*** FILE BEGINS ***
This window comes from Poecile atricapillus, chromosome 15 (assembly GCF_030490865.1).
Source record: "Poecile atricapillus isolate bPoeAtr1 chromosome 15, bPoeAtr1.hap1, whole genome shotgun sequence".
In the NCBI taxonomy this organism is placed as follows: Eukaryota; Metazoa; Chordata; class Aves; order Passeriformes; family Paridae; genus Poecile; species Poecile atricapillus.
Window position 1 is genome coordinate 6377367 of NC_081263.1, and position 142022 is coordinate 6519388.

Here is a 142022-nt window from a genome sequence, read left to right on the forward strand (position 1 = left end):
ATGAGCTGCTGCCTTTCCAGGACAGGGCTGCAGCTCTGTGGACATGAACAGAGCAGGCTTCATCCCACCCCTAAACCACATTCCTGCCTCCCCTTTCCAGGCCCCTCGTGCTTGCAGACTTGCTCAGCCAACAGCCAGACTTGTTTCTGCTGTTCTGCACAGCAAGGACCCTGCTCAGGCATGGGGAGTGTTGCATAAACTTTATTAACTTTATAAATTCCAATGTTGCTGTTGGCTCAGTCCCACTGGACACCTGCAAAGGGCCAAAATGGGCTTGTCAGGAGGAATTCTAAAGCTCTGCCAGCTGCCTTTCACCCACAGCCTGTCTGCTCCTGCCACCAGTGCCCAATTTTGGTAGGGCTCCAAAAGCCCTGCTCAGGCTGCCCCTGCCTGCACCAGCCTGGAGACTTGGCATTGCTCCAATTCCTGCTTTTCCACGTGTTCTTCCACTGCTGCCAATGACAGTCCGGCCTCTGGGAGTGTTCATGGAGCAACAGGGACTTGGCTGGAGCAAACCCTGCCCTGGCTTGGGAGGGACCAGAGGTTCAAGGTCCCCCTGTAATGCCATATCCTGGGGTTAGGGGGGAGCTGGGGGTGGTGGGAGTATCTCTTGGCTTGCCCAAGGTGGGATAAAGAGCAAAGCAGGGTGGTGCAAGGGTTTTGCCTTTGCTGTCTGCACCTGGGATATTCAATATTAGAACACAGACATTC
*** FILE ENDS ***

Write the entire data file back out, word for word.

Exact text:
This window comes from Poecile atricapillus, chromosome 15 (assembly GCF_030490865.1).
Source record: "Poecile atricapillus isolate bPoeAtr1 chromosome 15, bPoeAtr1.hap1, whole genome shotgun sequence".
In the NCBI taxonomy this organism is placed as follows: Eukaryota; Metazoa; Chordata; class Aves; order Passeriformes; family Paridae; genus Poecile; species Poecile atricapillus.
Window position 1 is genome coordinate 6377367 of NC_081263.1, and position 142022 is coordinate 6519388.

Here is a 142022-nt window from a genome sequence, read left to right on the forward strand (position 1 = left end):
ATGAGCTGCTGCCTTTCCAGGACAGGGCTGCAGCTCTGTGGACATGAACAGAGCAGGCTTCATCCCACCCCTAAACCACATTCCTGCCTCCCCTTTCCAGGCCCCTCGTGCTTGCAGACTTGCTCAGCCAACAGCCAGACTTGTTTCTGCTGTTCTGCACAGCAAGGACCCTGCTCAGGCATGGGGAGTGTTGCATAAACTTTATTAACTTTATAAATTCCAATGTTGCTGTTGGCTCAGTCCCACTGGACACCTGCAAAGGGCCAAAATGGGCTTGTCAGGAGGAATTCTAAAGCTCTGCCAGCTGCCTTTCACCCACAGCCTGTCTGCTCCTGCCACCAGTGCCCAATTTTGGTAGGGCTCCAAAAGCCCTGCTCAGGCTGCCCCTGCCTGCACCAGCCTGGAGACTTGGCATTGCTCCAATTCCTGCTTTTCCACGTGTTCTTCCACTGCTGCCAATGACAGTCCGGCCTCTGGGAGTGTTCATGGAGCAACAGGGACTTGGCTGGAGCAAACCCTGCCCTGGCTTGGGAGGGACCAGAGGTTCAAGGTCCCCCTGTAATGCCATATCCTGGGGTTAGGGGGGAGCTGGGGGTGGTGGGAGTATCTCTTGGCTTGCCCAAGGTGGGATAAAGAGCAAAGCAGGGTGGTGCAAGGGTTTTGCCTTTGCTGTCTGCACCTGGGATATTCAATATTAGAACACAGACATTC